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NON TIBI SED RELIGIONI

Not for you but for religion

Isidis effigiem tardus gestabat asellus,
Pando verenda dorso habens mysteria.
Obvius ergo deam quisquis reverenter adorat,
Piasque genibus concipit flexis preces.
Ast asinus tantum praestari credit honorem,
Sibi, & intumescit admodum superbiens.
Donec eum flagris compescens dixit agaso,
Non es deus tu aselle, sed deum vehis.[1]

An ass with dragging feet was carrying an image of Isis, bearing reverend mysteries on its sagging back. So all who met him reverently offered worship to the goddess and recited pious prayers on bended knee. The ass however took it that all this honour was offered to himself, and began to swagger along swollen with pride - until his driver, reducing him with blows, said, ‘You are not god, my little ass, you are carrying god’.

Notes:

1.  See Aesop, Fables 266; Erasmus, Adagia 1104, Asinus portans mysteria.


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  • allegorical representations ~ religion; 'Religione', 'Religione de SS. Mauritio e Lazaro', 'Religione vera christiana' (Ripa) [11P12] Search | Browse Iconclass
  • Misuse, Misemployment (+ emblematical representation of concept) [54BB11(+4)] Search | Browse Iconclass
  • Arrogance; 'Arroganza' (Ripa) [57AA644] Search | Browse Iconclass
  • Honour, Glory; 'Ampiezza della Gloria', 'Gloria', 'Gloria de prencipi', 'Gloria & Honore', 'Honore', 'Sublimatà ¤ella Gloria' (Ripa) (+ emblematical representation of concept) [59B31(+4)] Search | Browse Iconclass

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INVIOLABILES TELO Cupidinis.

Immune to Cupid’s dart

Ne dirus te vincat amor, neu foemina mentem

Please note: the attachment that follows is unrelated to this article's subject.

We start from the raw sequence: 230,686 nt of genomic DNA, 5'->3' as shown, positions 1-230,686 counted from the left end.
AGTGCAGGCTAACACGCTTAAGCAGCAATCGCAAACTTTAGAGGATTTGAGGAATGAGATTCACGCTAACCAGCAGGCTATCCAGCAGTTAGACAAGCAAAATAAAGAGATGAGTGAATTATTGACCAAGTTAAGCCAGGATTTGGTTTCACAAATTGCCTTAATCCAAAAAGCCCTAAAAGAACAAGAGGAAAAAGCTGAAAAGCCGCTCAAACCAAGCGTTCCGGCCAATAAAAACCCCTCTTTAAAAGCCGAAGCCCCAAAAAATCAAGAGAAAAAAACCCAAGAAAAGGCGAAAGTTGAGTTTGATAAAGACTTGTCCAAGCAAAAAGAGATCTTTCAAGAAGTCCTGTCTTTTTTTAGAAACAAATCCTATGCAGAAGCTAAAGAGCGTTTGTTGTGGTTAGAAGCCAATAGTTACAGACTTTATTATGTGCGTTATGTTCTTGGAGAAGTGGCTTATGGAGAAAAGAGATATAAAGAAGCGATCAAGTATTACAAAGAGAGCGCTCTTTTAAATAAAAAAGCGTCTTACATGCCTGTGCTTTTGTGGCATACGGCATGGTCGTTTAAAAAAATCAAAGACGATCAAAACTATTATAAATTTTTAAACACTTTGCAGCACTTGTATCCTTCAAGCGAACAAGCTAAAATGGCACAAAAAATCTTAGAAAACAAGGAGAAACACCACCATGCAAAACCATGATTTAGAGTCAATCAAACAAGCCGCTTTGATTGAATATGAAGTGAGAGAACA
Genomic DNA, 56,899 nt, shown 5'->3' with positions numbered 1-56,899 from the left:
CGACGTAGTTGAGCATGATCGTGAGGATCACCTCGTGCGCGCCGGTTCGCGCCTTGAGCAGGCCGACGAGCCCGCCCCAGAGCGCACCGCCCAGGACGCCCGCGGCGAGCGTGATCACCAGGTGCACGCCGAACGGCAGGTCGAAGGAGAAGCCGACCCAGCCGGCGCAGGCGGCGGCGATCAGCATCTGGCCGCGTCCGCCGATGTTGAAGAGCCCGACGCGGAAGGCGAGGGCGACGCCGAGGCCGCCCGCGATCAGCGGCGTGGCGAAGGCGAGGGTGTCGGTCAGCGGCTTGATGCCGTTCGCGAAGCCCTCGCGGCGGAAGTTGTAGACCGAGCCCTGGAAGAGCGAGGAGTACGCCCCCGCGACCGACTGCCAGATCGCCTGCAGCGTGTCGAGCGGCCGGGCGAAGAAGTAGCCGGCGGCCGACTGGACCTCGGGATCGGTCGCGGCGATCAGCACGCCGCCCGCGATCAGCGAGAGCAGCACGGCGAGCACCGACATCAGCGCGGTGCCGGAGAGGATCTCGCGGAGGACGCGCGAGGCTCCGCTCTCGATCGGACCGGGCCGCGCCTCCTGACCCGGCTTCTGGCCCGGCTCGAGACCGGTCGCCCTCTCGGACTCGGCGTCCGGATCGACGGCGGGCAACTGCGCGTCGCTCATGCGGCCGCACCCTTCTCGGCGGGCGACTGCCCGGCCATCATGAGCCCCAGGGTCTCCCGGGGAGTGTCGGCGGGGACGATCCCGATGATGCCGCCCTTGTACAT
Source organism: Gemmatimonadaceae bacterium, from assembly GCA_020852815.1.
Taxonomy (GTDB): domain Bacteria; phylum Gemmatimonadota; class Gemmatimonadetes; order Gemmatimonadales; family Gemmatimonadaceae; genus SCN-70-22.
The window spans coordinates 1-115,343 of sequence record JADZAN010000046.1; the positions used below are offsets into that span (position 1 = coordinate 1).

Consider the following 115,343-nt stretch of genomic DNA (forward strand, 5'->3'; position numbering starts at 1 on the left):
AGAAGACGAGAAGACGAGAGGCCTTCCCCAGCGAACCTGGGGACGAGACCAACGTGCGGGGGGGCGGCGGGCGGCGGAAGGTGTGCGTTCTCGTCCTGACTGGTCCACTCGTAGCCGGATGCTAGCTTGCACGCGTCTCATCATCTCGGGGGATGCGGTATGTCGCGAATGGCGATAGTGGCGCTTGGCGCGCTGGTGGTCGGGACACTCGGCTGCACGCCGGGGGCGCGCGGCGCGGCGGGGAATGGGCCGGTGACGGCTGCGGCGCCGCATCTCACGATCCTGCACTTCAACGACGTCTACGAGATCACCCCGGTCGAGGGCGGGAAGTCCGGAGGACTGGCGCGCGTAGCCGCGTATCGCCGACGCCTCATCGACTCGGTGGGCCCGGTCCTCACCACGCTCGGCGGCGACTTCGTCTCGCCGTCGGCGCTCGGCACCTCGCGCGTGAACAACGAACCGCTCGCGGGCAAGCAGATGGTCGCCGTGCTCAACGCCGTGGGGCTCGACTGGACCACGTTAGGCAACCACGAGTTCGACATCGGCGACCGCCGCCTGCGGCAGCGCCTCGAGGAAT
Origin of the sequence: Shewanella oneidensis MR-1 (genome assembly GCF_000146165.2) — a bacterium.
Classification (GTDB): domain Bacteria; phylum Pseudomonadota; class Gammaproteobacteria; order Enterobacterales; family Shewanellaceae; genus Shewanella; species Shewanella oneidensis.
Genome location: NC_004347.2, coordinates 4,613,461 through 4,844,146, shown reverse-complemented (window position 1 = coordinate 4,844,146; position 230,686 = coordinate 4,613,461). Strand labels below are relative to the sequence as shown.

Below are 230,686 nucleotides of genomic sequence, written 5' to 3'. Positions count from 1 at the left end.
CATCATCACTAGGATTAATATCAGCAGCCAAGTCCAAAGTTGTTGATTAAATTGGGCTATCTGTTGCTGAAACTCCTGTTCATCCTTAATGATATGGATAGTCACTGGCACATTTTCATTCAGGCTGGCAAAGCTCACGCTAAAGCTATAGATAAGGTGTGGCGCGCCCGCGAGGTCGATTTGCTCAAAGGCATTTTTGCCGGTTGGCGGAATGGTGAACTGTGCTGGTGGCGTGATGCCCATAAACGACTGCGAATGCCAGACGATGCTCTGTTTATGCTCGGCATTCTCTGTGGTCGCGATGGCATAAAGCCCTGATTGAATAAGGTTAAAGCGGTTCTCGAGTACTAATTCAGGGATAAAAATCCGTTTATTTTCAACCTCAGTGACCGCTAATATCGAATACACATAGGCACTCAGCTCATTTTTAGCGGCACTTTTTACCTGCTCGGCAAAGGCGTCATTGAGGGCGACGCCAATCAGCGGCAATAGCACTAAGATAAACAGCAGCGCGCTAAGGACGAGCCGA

Diripiat magicis artibus ulla tuam.
Link to an image of this page  Link to an image of this page  [B6v]Bacchica avis praesto tibi motacilla paretur,
Quam quadriradiam circuli in orbe loces.
Ore crucem & cauda, & geminis ut complicet alis,[1]
Tale amuletum carminis omnis erit.
Dicitur hoc Veneris signo Pegasaeus Iason,
Phasiacis laedi non potuisse dolis.[2]

To prevent merciless love overcoming you, to prevent any woman plundering your mind with magic arts, provide yourself with a wagtail, bird of Bacchus. Place it spread four ways within the sphere of a circle, so that it forms the arms of a cross with its beak, tail and paired wings. Such a thing will be an amulet against all magic spells. Through this figure, the gift of Venus, it is said that Jason of Pagasae became immune to the wiles of Phasis.

Notes:

1.  These lines describe the rhombos, a device used in casting love-spells. The bird usually employed was a wryneck, associated with Bacchus, possibly because of its dappled markings. (Cf. the dappled fawns associated with the god.) The wagtail seems to have been confused with the wryneck in folk belief.

2.  Pagasa (or Pagasae) was the place in Thessaly where the ship Argo was built, in which the Argonauts, led by Jason, sailed to Colchis in the region round the river Phasis to fetch the Golden Fleece. In this and in other tasks imposed on them by the king of Phasis they were helped by the sorceress Medea, daughter of the king. Instructed by Venus, Jason used the rhombos to cause Medea to fall in love with him and so use her spells to help, not harm, him. See Pindar, Pythian Odes 4.216ff.


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